Reacting in this situation might could be you storming into your boss’s office and telling him exactly what you think of him, then quitting in a blaze of glory. You might even see yourself spitting in his eye, stomping on his foot, and shoving your resignation letter into his mouth. While you don’t quite do this, you definitely burn any bridges you might have with this person as you leave.

The problem is, when you get home, you realize that the job market is tight, you have no savings, and no employment prospects.

Not exactly an optimal outcome, wouldn’t you agree?

An Example of Responding

You mindfully take a deep breath to create some space between the situation and your response. Now you take time to think about your options and decide that you need to find another job. You work on your resume. You put out feelers to everyone you know that have or know of a position that’s suitable for you. You get in touch with a recruiter and let them know that you’re looking.

You also cut back on your expenses and save some money just in case you lose your job.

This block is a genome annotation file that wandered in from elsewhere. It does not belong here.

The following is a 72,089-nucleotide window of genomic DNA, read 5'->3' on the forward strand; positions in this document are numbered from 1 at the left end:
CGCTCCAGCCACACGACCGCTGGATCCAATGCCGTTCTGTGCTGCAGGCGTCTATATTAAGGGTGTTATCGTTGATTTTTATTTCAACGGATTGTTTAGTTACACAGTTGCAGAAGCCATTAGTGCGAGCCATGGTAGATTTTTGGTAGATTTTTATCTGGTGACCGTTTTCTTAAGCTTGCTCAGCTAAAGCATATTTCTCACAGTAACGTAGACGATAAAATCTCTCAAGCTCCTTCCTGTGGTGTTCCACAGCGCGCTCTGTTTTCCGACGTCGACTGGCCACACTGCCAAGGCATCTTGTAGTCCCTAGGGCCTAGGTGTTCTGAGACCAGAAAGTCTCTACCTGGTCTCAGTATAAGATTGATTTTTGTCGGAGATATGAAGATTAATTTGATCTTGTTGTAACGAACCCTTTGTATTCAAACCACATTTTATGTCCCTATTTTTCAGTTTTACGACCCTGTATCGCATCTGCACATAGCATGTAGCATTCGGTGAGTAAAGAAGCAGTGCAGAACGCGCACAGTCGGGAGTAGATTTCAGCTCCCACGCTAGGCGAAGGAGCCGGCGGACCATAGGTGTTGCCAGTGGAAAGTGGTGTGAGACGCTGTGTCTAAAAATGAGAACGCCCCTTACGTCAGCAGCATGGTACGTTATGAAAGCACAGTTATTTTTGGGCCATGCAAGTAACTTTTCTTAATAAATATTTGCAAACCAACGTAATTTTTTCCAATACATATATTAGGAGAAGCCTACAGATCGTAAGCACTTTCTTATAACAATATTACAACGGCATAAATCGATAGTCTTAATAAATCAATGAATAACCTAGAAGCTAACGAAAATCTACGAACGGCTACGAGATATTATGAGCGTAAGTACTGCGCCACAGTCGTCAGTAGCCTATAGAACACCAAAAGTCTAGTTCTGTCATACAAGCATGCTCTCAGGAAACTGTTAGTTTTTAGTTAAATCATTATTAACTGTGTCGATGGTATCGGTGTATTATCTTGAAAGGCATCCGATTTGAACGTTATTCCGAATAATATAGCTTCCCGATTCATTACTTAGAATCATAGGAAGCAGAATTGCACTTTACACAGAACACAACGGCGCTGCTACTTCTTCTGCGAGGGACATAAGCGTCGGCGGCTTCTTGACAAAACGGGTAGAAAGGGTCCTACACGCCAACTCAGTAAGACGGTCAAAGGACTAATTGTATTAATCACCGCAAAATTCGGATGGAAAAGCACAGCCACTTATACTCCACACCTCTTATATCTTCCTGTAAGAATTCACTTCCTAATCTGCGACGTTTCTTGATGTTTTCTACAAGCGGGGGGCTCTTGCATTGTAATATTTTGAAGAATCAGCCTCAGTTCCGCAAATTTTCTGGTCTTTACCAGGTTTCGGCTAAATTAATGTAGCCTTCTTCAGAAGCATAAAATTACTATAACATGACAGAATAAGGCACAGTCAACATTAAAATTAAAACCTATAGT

Responding gives you options, reacting limits or removes them. The difference between reacting versus responding is one is likely to end in misery, while the other is likely to end in success.

How can you strengthen your odds of success when challenges arise?

Use this process to help you respond rather than react:

 

1.    Engage your mammalian brain.

It’s hard to be intelligent, logical, and practical when your emotions are out of control. This is because high emotions can cause what’s known as an amygdala hijack. This is where your prefrontal cortex, or mammalian brain is disconnected, and your lizard brain takes over.

As a result, you will react rather than respond. This is why it is so important to give your mammalian brain time to reengage. It gives you space you need to make your decisions when you’re cool, calm, and collected.

Take all the time you need. Let your mammalian brain regain control so you can thoughtfully mull the situation over and consider your best options.